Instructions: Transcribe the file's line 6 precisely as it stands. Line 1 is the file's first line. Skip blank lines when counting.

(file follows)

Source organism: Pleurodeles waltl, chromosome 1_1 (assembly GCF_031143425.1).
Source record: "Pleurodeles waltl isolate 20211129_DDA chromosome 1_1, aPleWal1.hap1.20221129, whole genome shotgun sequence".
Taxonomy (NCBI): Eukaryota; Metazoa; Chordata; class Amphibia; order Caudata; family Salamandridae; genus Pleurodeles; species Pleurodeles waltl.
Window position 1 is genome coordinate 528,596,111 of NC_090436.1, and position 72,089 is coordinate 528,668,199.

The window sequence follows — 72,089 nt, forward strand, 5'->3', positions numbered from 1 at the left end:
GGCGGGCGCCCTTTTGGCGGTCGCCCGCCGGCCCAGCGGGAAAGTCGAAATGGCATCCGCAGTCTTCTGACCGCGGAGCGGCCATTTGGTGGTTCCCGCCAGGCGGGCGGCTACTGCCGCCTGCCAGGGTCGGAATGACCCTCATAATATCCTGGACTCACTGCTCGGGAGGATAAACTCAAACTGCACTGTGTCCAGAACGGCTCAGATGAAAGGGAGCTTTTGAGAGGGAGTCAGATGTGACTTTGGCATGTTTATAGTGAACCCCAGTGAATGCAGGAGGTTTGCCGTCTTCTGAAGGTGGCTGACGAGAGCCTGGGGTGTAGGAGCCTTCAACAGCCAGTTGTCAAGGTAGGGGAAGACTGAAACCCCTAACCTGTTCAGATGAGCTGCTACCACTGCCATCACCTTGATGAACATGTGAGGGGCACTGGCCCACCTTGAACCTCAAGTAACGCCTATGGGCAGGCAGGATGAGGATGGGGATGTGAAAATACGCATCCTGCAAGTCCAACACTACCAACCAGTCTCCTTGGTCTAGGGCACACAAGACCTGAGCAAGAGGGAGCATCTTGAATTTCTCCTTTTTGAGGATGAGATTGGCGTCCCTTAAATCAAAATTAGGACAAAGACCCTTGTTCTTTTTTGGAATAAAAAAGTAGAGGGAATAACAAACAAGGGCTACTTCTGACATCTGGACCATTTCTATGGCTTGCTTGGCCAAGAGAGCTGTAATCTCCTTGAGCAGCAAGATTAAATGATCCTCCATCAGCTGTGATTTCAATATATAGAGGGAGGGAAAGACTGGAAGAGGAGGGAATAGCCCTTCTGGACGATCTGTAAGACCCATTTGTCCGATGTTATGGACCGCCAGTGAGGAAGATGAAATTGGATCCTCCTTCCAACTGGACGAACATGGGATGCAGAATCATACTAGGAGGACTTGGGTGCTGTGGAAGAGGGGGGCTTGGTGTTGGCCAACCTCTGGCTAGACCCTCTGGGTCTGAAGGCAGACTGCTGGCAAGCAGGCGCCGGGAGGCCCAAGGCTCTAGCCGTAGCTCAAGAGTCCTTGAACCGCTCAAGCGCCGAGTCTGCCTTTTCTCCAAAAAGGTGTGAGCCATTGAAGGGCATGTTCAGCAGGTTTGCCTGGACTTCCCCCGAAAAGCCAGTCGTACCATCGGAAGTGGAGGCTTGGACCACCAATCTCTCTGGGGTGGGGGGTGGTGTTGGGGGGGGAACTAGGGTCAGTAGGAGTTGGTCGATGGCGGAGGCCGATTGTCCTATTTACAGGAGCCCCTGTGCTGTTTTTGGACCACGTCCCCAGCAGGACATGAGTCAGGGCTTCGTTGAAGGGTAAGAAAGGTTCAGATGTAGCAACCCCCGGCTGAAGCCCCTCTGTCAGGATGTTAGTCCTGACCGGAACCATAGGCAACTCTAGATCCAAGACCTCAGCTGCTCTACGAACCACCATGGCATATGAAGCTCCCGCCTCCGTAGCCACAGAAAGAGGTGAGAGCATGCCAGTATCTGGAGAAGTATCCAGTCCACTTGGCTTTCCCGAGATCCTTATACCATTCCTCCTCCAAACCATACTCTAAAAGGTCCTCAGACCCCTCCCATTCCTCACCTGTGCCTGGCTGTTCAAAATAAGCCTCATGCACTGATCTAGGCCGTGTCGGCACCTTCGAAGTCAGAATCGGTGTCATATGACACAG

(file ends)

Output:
GGCGGGCGCCCTTTTGGCGGTCGCCCGCCGGCCCAGCGGGAAAGTCGAAATGGCATCCGCAGTCTTCTGACCGCGGAGCGGCCATTTGGTGGTTCCCGCCAGGCGGGCGGCTACTGCCGCCTGCCAGGGTCGGAATGACCCTCATAATATCCTGGACTCACTGCTCGGGAGGATAAACTCAAACTGCACTGTGTCCAGAACGGCTCAGATGAAAGGGAGCTTTTGAGAGGGAGTCAGATGTGACTTTGGCATGTTTATAGTGAACCCCAGTGAATGCAGGAGGTTTGCCGTCTTCTGAAGGTGGCTGACGAGAGCCTGGGGTGTAGGAGCCTTCAACAGCCAGTTGTCAAGGTAGGGGAAGACTGAAACCCCTAACCTGTTCAGATGAGCTGCTACCACTGCCATCACCTTGATGAACATGTGAGGGGCACTGGCCCACCTTGAACCTCAAGTAACGCCTATGGGCAGGCAGGATGAGGATGGGGATGTGAAAATACGCATCCTGCAAGTCCAACACTACCAACCAGTCTCCTTGGTCTAGGGCACACAAGACCTGAGCAAGAGGGAGCATCTTGAATTTCTCCTTTTTGAGGATGAGATTGGCGTCCCTTAAATCAAAATTAGGACAAAGACCCTTGTTCTTTTTTGGAATAAAAAAGTAGAGGGAATAACAAACAAGGGCTACTTCTGACATCTGGACCATTTCTATGGCTTGCTTGGCCAAGAGAGCTGTAATCTCCTTGAGCAGCAAGATTAAATGATCCTCCATCAGCTGTGATTTCAATATATAGAGGGAGGGAAAGACTGGAAGAGGAGGGAATAGCCCTTCTGGACGATCTGTAAGACCCATTTGTCCGATGTTATGGACCGCCAGTGAGGAAGATGAAATTGGATCCTCCTTCCAACTGGACGAACATGGGATGCAGAATCATACTAGGAGGACTTGGGTGCTGTGGAAGAGGGGGGCTTGGTGTTGGCCAACCTCTGGCTAGACCCTCTGGGTCTGAAGGCAGACTGCTGGCAAGCAGGCGCCGGGAGGCCCAAGGCTCTAGCCGTAGCTCAAGAGTCCTTGAACCGCTCAAGCGCCGAGTCTGCCTTTTCTCCAAAAAGGTGTGAGCCATTGAAGGGCATGTTCAGCAGGTTTGCCTGGACTTCCCCCGAAAAGCCAGTCGTACCATCGGAAGTGGAGGCTTGGACCACCAATCTCTCTGGGGTGGGGGGTGGTGTTGGGGGGGGAACTAGGGTCAGTAGGAGTTGGTCGATGGCGGAGGCCGATTGTCCTATTTACAGGAGCCCCTGTGCTGTTTTTGGACCACGTCCCCAGCAGGACATGAGTCAGGGCTTCGTTGAAGGGTAAGAAAGGTTCAGATGTAGCAACCCCCGGCTGAAGCCCCTCTGTCAGGATGTTAGTCCTGACCGGAACCATAGGCAACTCTAGATCCAAGACCTCAGCTGCTCTACGAACCACCATGGCATATGAAGCTCCCGCCTCCGTAGCCACAGAAAGAGGTGAGAGCATGCCAGTATCTGGAGAAGTATCCAGTCCACTTGGCTTTCCCGAGATCCTTATACCATTCCTCCTCCAAACCATACTCTAAAAGGTCCTCAGACCCCTCCCATTCCTCACCTGTGCCTGGCTGTTCAAAATAAGCCTCATGCACTGATCTAGGCCGTGTCGGCACCTTCGAAGTCAGAATCGGTGTCATATGACACAG